The 'international' classroom
Not so welcome after all
This is the second of a two-part series exploring the problem of subtle prejudice among students and staff at the RUG. Go to part 1
The UKrant didn’t mean any harm when it ran an article about Anglicisation at the university a few weeks ago. The idea was to show that more internationals participate in university politics every year. ‘Internationals are taking over’, the first paragraph announces. ‘They can be found in faculty councils and even in the University Council.’
But in the Facebook comment section, students were quick to point out that the word ‘even’ is problematic. ‘Are you for real?’, alumnus Paolo Petrocchi asks. Replace ‘internationals’ with ‘women’, ‘black people’, or ‘homosexuals’ and this would clearly be unacceptable, he says.
In the case of the UKrant, the insult was unintentional. But international students say they do experience unfair treatment at the RUG –often without knowing for certain if prejudice is a factor.
Take the case of Japanese-American Elisa Kephart; when she handed in a draft of her thesis, a supervisor commented: ‘Based on her cultural background, her English is not good enough.’
They maybe acknowledge these issues but aren’t on the students’ side to see what is happening
‘I felt it was really inappropriate for him to comment on the fact that I was Asian’, she says. ‘I feel it was pretty much racism.’ But she doesn’t think the university would take a complaint about something like this very seriously. ‘They always kind of look from the top level. They maybe acknowledge these kinds of issues but aren’t on the students’ side to see what is happening.’
Student Neesha Kanaka received similar criticism from the same professor, who initially failed her final thesis – even though another grader awarded it a 9. ‘The professor wrote: “student obviously isn’t native speaker”, says Kanaka, who is Malaysian.
Kanaka received news of her failing grade the same day she was hired at an English copywriting firm in Amsterdam. ‘He also attacked the aspects of Asian culture which I wrote about, making jokes about it’, she says. ‘I wrote about playwrights sentenced to death according to post-colonial laws against seditious writing. He responded: “Oooh! Those brave heroes of the Malaysian stage!”’
I’m convinced from the comments I read and my interaction with the professor that the situation was racially aggravated
Luckily, the grader who gave Kanaka a 9 strongly protested the failing mark, and a third grader was appointed. Kanaka was finally given an 8 over the continued objections of the professor who had failed her. ‘By the end I felt so defeated. I’m convinced from the comments I read and my interaction with the professor that the situation was racially aggravated. I hope I’m not crazy for thinking so.’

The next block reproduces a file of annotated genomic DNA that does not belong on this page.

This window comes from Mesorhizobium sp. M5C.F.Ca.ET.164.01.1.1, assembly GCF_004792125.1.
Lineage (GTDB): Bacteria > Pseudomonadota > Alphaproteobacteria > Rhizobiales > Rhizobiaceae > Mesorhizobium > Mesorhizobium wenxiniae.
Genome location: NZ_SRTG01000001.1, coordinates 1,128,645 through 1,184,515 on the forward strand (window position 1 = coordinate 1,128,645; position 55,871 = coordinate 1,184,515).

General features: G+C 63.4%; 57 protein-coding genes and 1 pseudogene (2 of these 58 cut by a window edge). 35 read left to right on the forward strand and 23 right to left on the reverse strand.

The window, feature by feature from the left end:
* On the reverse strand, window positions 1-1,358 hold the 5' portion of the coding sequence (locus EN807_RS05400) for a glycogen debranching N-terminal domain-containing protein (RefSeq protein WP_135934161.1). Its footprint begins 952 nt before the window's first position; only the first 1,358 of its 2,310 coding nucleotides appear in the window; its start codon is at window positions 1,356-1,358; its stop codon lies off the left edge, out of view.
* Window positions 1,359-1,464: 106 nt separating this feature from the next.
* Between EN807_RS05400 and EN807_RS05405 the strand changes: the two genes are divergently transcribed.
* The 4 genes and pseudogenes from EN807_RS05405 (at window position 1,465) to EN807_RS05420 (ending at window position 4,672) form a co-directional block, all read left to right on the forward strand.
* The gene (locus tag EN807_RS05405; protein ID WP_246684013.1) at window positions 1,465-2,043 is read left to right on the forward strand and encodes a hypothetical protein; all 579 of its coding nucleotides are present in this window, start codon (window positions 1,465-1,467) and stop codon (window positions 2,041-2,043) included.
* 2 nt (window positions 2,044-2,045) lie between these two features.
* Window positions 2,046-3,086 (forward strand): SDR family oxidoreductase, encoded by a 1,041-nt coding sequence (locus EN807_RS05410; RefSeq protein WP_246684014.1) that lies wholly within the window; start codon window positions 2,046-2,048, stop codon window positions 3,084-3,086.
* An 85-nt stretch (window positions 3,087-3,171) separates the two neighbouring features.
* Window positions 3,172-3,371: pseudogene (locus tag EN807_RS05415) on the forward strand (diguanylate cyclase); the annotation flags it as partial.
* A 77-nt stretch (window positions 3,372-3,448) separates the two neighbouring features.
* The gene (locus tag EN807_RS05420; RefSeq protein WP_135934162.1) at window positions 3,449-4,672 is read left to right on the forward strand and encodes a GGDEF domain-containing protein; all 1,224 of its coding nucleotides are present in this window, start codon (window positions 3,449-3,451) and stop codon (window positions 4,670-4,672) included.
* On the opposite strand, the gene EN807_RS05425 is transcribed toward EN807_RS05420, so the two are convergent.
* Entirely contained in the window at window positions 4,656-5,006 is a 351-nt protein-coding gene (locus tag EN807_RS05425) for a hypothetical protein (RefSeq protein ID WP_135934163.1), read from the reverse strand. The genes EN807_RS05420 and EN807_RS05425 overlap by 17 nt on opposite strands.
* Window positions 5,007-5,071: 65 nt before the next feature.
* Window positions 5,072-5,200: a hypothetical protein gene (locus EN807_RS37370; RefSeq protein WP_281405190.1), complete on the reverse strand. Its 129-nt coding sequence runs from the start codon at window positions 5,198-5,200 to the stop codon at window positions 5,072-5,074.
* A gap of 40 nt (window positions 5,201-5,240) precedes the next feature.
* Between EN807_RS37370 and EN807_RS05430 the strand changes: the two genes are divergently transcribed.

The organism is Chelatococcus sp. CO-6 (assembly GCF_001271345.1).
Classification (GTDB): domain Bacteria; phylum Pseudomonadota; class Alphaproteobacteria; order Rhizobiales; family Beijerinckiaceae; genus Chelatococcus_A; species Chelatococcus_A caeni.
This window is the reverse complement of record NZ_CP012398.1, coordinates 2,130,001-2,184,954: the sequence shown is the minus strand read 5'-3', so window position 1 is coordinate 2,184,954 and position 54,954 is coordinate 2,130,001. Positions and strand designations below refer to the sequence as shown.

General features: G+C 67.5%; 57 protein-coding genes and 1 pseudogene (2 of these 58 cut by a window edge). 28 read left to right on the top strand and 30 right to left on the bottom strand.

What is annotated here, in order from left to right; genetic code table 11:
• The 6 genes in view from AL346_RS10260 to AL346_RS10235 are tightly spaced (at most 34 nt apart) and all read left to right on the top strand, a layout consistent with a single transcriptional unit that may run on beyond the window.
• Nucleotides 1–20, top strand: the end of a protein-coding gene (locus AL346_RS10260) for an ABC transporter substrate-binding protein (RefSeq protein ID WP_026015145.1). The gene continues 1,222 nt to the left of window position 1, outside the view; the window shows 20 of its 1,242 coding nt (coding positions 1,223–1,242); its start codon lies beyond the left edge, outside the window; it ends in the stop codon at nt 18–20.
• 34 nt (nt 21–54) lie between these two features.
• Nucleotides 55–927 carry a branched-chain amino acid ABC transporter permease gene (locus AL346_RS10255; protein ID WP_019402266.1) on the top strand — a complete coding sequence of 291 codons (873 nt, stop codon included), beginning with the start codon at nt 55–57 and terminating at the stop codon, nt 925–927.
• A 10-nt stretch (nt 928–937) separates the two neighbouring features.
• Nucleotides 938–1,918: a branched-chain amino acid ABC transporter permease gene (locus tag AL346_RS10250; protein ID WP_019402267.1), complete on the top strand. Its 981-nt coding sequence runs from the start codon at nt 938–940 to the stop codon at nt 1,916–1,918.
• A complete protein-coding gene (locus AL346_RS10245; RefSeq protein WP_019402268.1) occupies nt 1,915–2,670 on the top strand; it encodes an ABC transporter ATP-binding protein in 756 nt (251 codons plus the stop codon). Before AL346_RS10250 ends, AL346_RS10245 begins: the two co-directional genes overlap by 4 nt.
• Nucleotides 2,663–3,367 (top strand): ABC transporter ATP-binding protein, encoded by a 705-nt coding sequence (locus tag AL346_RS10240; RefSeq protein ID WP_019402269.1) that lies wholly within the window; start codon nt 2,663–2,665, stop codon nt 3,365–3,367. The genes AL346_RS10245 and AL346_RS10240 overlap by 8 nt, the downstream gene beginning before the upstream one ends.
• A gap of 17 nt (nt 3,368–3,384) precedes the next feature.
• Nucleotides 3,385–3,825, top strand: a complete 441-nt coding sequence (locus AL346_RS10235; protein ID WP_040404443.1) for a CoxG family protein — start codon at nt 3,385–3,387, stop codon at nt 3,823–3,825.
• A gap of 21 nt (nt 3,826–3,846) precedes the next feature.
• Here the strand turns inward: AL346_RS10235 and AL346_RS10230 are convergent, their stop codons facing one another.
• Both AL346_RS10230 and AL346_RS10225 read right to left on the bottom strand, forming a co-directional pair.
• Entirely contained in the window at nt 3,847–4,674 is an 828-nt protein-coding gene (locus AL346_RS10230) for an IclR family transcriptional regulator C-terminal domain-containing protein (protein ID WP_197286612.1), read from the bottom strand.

Students also say that international classrooms can be uncomfortable. Brandon Graamskjöld is a history student from the US; he feels that professors sometimes resent having to teach in English. One professor started his class by announcing: ‘We wanted to teach this class in Dutch, but since we have an international student, it will be in English.’
Graamskjöld says he ‘doesn’t know if professors brought up their displeasure with the people who make these kinds of decisions, but as the only international in the class they certainly took it out on me.’ After several weeks, he says, ‘I was close to lashing out from the overt unwelcome vibes.’
Also, interactions between professors and Dutch-speaking students often happen in Dutch. ‘In my classes if a student wanted to ask a question in Dutch – even though the class language was English – the professor might explain in detail in Dutch’, says Marija Kovacevic, who recently graduated with a degree in physics from the RUG. ‘And I felt that this information should be available to me as well; it could be something relevant. So I would have to interrupt, apologize: “would you explain in English?” They weren’t always willing to do so.’
If there is a problem they would rather postpone it and push it away than do anything to fix it
In one international department, a secretary repeatedly refused to speak to a PhD student in English, making their ongoing professional relationship very difficult. When the student (who prefers not to be named) submitted a complaint, it took five months for the complaint to be resolved. In the meantime, the student says, much of the communication from the university concerning the issue was only in Dutch. ‘During this process I really felt discriminated against at several levels. If there is a problem here, I realised, they would rather postpone it and push it away than do anything to fix it.’
University spokesperson Jorien Bakker urges students to report any instances of institutional discrimination or prejudice. ‘The most important thing is to go to Student Services or the Confidential Adviser’, Bakker says. ‘The confidential adviser is independent and has no obligation to any faculty whatever; you can trust her. I hope students will tell someone, otherwise we can’t do anything about it.’
She sympathises with the international students. ‘This is the Netherlands, and people can be really rude and direct. A lot of things can happen because of miscommunication in an intercultural context’, she says.
However, confidential adviser Marjolein Renker says she can help. ‘Sometimes students don’t feel safe discussing problems with their supervisors, study advisers, or Student Services. But I can help students figure out what to do next: what do you want, and what can we do about it?’